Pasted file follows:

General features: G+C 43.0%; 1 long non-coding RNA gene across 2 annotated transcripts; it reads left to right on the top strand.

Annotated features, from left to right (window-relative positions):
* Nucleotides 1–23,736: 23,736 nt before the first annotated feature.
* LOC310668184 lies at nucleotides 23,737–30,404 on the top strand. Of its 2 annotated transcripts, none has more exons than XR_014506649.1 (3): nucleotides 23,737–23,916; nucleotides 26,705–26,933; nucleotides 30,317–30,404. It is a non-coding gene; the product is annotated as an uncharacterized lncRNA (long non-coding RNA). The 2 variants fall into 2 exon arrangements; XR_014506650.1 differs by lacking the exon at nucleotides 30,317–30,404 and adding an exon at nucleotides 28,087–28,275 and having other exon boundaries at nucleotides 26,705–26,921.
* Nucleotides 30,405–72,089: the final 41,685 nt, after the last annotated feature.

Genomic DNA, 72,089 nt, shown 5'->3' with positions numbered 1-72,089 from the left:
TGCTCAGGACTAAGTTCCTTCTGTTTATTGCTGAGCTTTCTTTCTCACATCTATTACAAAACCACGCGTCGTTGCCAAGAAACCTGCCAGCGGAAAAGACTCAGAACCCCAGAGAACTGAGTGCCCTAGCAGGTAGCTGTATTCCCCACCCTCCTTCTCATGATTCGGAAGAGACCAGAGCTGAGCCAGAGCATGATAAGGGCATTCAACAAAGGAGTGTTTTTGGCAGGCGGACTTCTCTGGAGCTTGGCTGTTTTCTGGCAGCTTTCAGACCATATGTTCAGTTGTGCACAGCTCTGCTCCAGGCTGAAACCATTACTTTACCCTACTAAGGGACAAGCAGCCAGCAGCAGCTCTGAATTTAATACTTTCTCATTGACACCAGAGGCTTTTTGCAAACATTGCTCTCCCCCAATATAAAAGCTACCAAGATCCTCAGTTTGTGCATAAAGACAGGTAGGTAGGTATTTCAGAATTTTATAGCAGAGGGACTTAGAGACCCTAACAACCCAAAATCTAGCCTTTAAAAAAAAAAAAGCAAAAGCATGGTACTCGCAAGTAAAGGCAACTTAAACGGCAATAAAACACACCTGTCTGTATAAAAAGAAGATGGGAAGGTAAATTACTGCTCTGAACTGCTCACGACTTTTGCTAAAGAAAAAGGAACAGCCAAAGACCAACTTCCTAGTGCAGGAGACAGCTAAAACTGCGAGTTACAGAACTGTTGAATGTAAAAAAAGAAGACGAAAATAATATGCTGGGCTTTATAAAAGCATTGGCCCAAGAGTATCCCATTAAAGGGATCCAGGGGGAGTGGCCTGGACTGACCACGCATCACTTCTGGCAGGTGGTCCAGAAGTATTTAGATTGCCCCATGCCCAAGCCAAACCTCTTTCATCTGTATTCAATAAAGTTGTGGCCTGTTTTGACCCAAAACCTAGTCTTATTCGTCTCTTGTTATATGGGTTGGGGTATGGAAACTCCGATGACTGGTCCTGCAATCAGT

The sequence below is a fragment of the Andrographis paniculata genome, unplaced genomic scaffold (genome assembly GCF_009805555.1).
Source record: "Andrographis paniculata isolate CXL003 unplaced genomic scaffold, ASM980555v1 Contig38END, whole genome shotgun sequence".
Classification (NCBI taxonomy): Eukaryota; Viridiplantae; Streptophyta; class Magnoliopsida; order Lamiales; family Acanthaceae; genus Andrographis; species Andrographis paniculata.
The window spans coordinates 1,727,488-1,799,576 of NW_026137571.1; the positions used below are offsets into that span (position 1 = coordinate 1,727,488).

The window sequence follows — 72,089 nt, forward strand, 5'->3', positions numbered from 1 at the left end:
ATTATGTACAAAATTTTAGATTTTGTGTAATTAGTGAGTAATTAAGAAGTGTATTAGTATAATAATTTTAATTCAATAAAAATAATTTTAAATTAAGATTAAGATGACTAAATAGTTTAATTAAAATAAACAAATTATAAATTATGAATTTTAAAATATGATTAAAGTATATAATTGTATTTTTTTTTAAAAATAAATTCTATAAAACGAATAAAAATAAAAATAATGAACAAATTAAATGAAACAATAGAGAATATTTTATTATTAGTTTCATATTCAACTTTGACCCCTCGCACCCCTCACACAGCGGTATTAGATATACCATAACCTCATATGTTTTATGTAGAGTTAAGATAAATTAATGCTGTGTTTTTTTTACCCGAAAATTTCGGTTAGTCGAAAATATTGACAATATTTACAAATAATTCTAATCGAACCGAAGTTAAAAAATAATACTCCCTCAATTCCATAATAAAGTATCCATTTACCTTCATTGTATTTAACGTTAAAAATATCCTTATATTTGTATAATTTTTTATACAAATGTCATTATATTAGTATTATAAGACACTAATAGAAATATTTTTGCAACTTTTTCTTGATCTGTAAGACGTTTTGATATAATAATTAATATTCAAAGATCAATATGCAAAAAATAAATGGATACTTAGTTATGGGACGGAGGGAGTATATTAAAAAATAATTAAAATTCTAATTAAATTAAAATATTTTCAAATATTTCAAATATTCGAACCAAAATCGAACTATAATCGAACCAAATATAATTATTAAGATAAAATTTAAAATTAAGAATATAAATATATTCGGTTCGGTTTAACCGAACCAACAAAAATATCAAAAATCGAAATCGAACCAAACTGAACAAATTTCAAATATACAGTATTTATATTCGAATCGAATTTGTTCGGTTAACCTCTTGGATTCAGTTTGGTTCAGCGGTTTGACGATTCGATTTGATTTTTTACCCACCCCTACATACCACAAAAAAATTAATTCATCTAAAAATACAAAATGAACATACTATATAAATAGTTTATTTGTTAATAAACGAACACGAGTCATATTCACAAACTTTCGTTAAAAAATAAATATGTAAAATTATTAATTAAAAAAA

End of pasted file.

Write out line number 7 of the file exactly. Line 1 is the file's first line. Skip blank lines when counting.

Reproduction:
TGCTCAGGACTAAGTTCCTTCTGTTTATTGCTGAGCTTTCTTTCTCACATCTATTACAAAACCACGCGTCGTTGCCAAGAAACCTGCCAGCGGAAAAGACTCAGAACCCCAGAGAACTGAGTGCCCTAGCAGGTAGCTGTATTCCCCACCCTCCTTCTCATGATTCGGAAGAGACCAGAGCTGAGCCAGAGCATGATAAGGGCATTCAACAAAGGAGTGTTTTTGGCAGGCGGACTTCTCTGGAGCTTGGCTGTTTTCTGGCAGCTTTCAGACCATATGTTCAGTTGTGCACAGCTCTGCTCCAGGCTGAAACCATTACTTTACCCTACTAAGGGACAAGCAGCCAGCAGCAGCTCTGAATTTAATACTTTCTCATTGACACCAGAGGCTTTTTGCAAACATTGCTCTCCCCCAATATAAAAGCTACCAAGATCCTCAGTTTGTGCATAAAGACAGGTAGGTAGGTATTTCAGAATTTTATAGCAGAGGGACTTAGAGACCCTAACAACCCAAAATCTAGCCTTTAAAAAAAAAAAAGCAAAAGCATGGTACTCGCAAGTAAAGGCAACTTAAACGGCAATAAAACACACCTGTCTGTATAAAAAGAAGATGGGAAGGTAAATTACTGCTCTGAACTGCTCACGACTTTTGCTAAAGAAAAAGGAACAGCCAAAGACCAACTTCCTAGTGCAGGAGACAGCTAAAACTGCGAGTTACAGAACTGTTGAATGTAAAAAAAGAAGACGAAAATAATATGCTGGGCTTTATAAAAGCATTGGCCCAAGAGTATCCCATTAAAGGGATCCAGGGGGAGTGGCCTGGACTGACCACGCATCACTTCTGGCAGGTGGTCCAGAAGTATTTAGATTGCCCCATGCCCAAGCCAAACCTCTTTCATCTGTATTCAATAAAGTTGTGGCCTGTTTTGACCCAAAACCTAGTCTTATTCGTCTCTTGTTATATGGGTTGGGGTATGGAAACTCCGATGACTGGTCCTGCAATCAGT